Rx9: Write to the President of the United States describing your view (positive or negative) on an event that is in the news and that you think affects you, your friends, or your family. Include a description of the event, and provide important information about it and what it means to you. Be persuasive and convincing in your writing so the President agrees with you on its importance and why you are right. Back up your opinions with important facts and statistics. In fact, start with this and then describe the effects. Your writing should be persuasive.
Rx10. Write to a local politician in your community (mayor, city council member, etc.) and provide critical information on an important issue. Include information from different people, historical records, and various forms of news coverage (newspapers, internet, television, etc.). Provide factual and objective information about the issue from these different sources, but cite them in your writing. Your goal is to make your audience aware so they can consider it in community meetings. Your goal is not to persuade them but it is to inform them.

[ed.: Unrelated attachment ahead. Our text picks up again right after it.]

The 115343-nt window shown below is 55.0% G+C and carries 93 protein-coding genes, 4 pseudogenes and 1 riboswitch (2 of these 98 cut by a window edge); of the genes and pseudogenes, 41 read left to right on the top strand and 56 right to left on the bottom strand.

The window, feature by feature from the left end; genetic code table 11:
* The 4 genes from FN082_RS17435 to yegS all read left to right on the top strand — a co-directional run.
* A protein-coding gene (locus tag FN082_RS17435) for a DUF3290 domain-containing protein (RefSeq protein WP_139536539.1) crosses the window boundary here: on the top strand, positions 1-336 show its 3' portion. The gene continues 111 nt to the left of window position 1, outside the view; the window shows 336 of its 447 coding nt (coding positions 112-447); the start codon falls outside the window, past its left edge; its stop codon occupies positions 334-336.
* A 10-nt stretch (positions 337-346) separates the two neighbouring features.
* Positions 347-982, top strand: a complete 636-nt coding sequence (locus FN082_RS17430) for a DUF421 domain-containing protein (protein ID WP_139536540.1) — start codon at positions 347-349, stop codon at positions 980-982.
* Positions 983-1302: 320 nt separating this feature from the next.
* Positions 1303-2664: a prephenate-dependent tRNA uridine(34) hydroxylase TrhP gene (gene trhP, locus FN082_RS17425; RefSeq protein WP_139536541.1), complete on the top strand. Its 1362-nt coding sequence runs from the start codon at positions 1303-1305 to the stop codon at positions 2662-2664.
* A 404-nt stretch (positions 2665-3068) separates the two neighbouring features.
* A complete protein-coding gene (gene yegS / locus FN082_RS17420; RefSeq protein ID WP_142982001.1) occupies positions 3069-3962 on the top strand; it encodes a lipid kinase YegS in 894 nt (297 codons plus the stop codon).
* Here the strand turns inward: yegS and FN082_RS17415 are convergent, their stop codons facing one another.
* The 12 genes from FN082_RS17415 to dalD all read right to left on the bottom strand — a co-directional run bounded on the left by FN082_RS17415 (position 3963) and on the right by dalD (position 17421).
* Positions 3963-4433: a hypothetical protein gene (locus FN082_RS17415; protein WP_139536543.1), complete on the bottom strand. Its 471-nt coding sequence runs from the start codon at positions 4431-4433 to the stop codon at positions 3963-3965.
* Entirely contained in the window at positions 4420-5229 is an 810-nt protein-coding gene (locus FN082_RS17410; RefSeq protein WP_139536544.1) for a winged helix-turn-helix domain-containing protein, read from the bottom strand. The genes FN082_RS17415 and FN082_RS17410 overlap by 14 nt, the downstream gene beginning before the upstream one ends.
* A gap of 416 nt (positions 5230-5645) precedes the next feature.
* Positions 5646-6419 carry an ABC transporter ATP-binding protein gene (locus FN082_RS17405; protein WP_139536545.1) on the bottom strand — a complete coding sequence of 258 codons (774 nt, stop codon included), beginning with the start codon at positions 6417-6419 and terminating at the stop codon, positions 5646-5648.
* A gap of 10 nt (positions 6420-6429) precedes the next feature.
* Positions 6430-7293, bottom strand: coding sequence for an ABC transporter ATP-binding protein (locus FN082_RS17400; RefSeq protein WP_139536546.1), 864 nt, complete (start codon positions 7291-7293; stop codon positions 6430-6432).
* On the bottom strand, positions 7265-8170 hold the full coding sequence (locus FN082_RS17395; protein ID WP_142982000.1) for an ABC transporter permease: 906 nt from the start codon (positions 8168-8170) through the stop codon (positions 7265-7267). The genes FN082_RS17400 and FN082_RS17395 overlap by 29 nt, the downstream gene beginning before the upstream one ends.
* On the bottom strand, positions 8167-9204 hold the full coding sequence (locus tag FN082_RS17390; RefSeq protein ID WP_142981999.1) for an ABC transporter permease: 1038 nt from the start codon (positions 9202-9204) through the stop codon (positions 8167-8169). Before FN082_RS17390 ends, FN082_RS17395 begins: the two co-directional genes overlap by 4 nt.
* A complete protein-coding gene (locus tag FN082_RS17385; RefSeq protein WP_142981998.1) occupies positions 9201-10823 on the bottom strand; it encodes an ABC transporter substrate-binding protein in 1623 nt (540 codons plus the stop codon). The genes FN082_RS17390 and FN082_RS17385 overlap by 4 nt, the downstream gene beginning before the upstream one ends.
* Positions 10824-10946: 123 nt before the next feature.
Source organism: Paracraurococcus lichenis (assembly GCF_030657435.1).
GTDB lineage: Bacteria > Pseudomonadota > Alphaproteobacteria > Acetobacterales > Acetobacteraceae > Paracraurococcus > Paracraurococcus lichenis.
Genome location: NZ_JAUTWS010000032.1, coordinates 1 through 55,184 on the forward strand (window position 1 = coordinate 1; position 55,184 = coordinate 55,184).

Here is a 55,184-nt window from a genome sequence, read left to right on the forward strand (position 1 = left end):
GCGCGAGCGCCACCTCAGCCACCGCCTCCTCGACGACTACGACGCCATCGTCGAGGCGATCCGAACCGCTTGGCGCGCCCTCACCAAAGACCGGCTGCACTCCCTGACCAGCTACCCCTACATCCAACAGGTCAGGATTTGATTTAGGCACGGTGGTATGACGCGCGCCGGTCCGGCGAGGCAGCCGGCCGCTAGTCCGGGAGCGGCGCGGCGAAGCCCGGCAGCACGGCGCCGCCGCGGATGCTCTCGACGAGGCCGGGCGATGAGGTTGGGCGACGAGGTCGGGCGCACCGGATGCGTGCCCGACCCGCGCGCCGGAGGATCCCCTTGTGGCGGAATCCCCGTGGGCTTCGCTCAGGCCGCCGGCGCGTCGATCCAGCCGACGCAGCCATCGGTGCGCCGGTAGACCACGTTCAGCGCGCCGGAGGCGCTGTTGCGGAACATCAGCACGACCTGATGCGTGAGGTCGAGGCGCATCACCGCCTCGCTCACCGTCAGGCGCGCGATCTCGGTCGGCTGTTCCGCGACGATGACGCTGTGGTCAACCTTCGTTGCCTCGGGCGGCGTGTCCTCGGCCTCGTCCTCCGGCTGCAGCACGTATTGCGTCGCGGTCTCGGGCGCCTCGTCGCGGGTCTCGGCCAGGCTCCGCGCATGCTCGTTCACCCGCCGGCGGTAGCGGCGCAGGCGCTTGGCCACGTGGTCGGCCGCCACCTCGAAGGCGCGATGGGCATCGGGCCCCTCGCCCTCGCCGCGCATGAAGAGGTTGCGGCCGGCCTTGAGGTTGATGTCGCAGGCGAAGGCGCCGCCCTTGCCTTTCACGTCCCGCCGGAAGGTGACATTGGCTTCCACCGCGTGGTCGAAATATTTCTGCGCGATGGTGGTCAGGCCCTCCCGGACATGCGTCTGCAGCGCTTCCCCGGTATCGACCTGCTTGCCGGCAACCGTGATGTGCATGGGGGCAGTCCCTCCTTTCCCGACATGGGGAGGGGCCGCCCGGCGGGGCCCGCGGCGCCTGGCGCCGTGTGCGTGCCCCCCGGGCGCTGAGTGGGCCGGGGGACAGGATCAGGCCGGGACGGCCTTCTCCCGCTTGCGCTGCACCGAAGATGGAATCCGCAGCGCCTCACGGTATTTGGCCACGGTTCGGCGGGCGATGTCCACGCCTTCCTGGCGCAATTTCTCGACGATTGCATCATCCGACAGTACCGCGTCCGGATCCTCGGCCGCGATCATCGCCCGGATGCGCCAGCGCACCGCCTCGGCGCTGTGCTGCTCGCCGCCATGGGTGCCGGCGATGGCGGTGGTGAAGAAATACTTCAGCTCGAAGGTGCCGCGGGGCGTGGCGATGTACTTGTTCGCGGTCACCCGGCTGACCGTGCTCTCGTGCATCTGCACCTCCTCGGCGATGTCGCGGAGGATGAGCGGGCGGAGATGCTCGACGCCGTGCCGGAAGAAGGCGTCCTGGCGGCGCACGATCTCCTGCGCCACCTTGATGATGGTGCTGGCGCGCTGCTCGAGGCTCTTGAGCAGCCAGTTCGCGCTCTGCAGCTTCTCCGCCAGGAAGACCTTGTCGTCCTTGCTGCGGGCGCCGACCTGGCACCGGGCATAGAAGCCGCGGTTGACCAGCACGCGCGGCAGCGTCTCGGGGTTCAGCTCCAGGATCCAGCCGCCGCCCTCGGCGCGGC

Suggestion One for Fixing Writing Prompts
When accessing prompts on various internet sites, be critical of the uniformity of the prompts. Some sites mix prompts up across different types of discourse, which means they need to be adjusted and finessed to be clearer and more explicit in generating a specific discourse type.
The New York Times provides another resource on narrative discourse.
These prompts provide “questions that invite students to write about themselves, their lives, and their beliefs,” reflecting 445 questions on everything from family, friendships, and growing up to gender, spirituality, money, school, sports, social media, travel, dating, food, health and more.” Two examples are illustrated below.
6. How Resilient Are You? The problem with this prompt is that ‘resilience’ is a term that may be unknown to students (in its meaning) and may have a different meaning for different students. Here’s a possible rewrite (with the focus on narrative/creative writing).